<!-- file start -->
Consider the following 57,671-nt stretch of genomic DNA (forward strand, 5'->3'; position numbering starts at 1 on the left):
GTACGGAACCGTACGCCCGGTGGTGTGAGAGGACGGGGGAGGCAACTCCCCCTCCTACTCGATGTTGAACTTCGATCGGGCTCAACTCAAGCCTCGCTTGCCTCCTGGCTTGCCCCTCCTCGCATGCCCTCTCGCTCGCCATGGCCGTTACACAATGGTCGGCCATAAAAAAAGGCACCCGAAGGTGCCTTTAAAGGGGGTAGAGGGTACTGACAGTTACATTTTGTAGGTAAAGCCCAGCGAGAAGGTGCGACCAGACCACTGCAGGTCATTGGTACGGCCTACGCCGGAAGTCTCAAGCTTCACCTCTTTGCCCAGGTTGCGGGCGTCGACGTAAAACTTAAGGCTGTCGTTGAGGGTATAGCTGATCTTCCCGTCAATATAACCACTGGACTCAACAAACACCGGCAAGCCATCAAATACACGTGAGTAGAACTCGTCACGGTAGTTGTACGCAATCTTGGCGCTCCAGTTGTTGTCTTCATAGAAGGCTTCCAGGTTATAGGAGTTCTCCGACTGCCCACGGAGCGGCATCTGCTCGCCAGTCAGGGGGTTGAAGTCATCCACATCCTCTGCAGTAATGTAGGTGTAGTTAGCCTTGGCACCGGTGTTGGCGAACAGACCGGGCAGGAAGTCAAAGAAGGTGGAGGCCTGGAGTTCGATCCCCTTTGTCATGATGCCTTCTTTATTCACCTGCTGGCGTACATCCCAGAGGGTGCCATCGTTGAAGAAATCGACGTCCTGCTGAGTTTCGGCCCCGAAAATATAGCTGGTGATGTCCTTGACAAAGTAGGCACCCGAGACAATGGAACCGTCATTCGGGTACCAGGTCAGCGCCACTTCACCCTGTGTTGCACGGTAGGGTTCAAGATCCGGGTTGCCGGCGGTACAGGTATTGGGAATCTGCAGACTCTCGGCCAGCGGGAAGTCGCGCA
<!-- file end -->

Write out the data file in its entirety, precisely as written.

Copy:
Consider the following 57,671-nt stretch of genomic DNA (forward strand, 5'->3'; position numbering starts at 1 on the left):
GTACGGAACCGTACGCCCGGTGGTGTGAGAGGACGGGGGAGGCAACTCCCCCTCCTACTCGATGTTGAACTTCGATCGGGCTCAACTCAAGCCTCGCTTGCCTCCTGGCTTGCCCCTCCTCGCATGCCCTCTCGCTCGCCATGGCCGTTACACAATGGTCGGCCATAAAAAAAGGCACCCGAAGGTGCCTTTAAAGGGGGTAGAGGGTACTGACAGTTACATTTTGTAGGTAAAGCCCAGCGAGAAGGTGCGACCAGACCACTGCAGGTCATTGGTACGGCCTACGCCGGAAGTCTCAAGCTTCACCTCTTTGCCCAGGTTGCGGGCGTCGACGTAAAACTTAAGGCTGTCGTTGAGGGTATAGCTGATCTTCCCGTCAATATAACCACTGGACTCAACAAACACCGGCAAGCCATCAAATACACGTGAGTAGAACTCGTCACGGTAGTTGTACGCAATCTTGGCGCTCCAGTTGTTGTCTTCATAGAAGGCTTCCAGGTTATAGGAGTTCTCCGACTGCCCACGGAGCGGCATCTGCTCGCCAGTCAGGGGGTTGAAGTCATCCACATCCTCTGCAGTAATGTAGGTGTAGTTAGCCTTGGCACCGGTGTTGGCGAACAGACCGGGCAGGAAGTCAAAGAAGGTGGAGGCCTGGAGTTCGATCCCCTTTGTCATGATGCCTTCTTTATTCACCTGCTGGCGTACATCCCAGAGGGTGCCATCGTTGAAGAAATCGACGTCCTGCTGAGTTTCGGCCCCGAAAATATAGCTGGTGATGTCCTTGACAAAGTAGGCACCCGAGACAATGGAACCGTCATTCGGGTACCAGGTCAGCGCCACTTCACCCTGTGTTGCACGGTAGGGTTCAAGATCCGGGTTGCCGGCGGTACAGGTATTGGGAATCTGCAGACTCTCGGCCAGCGGGAAGTCGCGCA